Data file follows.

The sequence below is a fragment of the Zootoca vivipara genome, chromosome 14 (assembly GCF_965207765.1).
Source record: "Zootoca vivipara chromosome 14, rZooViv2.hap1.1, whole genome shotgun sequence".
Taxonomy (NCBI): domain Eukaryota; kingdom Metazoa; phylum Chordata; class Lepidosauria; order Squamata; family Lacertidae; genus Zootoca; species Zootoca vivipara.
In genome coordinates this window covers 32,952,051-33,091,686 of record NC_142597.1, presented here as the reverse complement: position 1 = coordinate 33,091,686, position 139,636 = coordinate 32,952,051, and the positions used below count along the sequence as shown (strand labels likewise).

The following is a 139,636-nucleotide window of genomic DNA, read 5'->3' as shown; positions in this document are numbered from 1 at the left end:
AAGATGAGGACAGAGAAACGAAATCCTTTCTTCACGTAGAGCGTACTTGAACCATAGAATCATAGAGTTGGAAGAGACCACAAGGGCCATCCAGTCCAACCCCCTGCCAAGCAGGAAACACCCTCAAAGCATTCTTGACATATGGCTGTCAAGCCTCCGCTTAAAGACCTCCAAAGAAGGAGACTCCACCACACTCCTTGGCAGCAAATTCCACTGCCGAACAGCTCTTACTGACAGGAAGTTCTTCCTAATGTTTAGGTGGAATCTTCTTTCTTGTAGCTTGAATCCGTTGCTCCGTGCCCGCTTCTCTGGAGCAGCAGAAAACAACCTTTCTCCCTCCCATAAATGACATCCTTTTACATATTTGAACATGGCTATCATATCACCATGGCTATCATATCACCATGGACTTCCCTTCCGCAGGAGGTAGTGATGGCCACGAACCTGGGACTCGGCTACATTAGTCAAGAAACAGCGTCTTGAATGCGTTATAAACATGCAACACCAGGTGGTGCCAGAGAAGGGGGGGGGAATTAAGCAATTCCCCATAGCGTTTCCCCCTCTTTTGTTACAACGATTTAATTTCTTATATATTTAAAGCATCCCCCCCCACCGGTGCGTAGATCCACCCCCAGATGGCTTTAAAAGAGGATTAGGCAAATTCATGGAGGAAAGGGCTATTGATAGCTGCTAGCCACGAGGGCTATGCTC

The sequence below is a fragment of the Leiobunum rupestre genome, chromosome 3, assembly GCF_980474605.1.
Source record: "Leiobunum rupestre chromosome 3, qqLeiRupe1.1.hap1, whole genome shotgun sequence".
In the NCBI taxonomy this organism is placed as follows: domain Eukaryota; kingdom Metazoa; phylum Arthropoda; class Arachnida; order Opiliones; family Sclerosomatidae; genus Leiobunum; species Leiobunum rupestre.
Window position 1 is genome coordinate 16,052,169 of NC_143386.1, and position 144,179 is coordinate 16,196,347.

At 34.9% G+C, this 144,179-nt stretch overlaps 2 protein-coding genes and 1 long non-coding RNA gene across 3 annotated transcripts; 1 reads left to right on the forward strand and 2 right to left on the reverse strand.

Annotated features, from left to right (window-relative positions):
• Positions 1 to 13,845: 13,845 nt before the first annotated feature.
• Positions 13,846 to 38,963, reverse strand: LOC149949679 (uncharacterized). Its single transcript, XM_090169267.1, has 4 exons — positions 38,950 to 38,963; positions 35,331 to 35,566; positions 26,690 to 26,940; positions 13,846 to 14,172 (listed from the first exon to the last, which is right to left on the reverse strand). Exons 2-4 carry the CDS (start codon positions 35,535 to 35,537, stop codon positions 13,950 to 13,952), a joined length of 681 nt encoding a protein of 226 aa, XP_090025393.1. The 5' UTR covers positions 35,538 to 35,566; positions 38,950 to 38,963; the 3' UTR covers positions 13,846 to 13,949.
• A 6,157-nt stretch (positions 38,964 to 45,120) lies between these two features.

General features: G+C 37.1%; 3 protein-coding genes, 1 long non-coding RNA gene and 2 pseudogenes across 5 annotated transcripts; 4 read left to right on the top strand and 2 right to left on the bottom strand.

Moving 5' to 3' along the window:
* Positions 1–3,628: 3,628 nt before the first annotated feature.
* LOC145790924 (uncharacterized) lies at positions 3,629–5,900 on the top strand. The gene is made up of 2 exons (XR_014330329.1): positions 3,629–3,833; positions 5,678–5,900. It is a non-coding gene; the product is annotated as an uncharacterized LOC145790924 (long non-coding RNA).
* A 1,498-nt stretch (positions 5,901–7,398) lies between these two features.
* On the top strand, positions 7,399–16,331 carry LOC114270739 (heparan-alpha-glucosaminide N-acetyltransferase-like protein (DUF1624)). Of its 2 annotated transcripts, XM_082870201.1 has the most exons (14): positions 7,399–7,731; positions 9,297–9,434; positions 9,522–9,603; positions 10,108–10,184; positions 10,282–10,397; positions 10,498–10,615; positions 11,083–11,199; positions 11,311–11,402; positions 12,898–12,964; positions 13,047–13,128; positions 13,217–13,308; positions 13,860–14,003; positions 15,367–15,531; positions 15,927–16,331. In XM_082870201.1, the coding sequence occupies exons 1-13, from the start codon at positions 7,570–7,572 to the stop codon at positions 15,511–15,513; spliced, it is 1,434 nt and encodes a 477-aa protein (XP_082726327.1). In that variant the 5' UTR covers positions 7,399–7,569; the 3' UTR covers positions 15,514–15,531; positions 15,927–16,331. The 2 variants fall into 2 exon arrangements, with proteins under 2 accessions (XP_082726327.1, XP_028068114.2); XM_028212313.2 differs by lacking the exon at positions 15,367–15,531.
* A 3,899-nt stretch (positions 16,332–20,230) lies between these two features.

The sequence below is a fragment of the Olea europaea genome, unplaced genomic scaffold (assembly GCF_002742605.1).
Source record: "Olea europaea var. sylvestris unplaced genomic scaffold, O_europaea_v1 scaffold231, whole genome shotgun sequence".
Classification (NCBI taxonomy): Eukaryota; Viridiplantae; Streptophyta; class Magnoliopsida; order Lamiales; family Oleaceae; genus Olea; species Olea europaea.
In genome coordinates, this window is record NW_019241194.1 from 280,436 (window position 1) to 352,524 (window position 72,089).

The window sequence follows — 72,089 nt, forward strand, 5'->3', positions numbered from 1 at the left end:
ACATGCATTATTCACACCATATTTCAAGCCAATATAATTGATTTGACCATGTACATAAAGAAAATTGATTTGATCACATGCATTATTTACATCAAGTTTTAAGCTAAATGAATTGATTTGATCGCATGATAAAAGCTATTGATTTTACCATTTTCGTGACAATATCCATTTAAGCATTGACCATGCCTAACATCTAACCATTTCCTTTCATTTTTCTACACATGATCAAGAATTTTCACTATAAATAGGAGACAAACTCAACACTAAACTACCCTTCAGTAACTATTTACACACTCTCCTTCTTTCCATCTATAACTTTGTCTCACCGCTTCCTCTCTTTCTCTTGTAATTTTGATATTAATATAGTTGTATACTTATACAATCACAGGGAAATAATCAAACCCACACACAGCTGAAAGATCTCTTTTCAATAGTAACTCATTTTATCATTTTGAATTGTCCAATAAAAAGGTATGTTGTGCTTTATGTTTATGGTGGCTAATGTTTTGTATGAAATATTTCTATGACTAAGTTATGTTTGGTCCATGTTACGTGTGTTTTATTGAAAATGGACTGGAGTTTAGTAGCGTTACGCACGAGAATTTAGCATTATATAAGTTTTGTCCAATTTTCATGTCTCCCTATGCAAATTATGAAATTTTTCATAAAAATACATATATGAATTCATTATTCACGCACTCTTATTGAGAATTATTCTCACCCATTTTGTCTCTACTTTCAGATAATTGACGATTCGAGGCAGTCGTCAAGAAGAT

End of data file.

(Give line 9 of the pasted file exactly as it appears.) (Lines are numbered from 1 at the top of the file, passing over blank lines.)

In the NCBI taxonomy this organism is placed as follows: domain Eukaryota; kingdom Metazoa; phylum Arthropoda; class Arachnida; order Opiliones; family Sclerosomatidae; genus Leiobunum; species Leiobunum rupestre.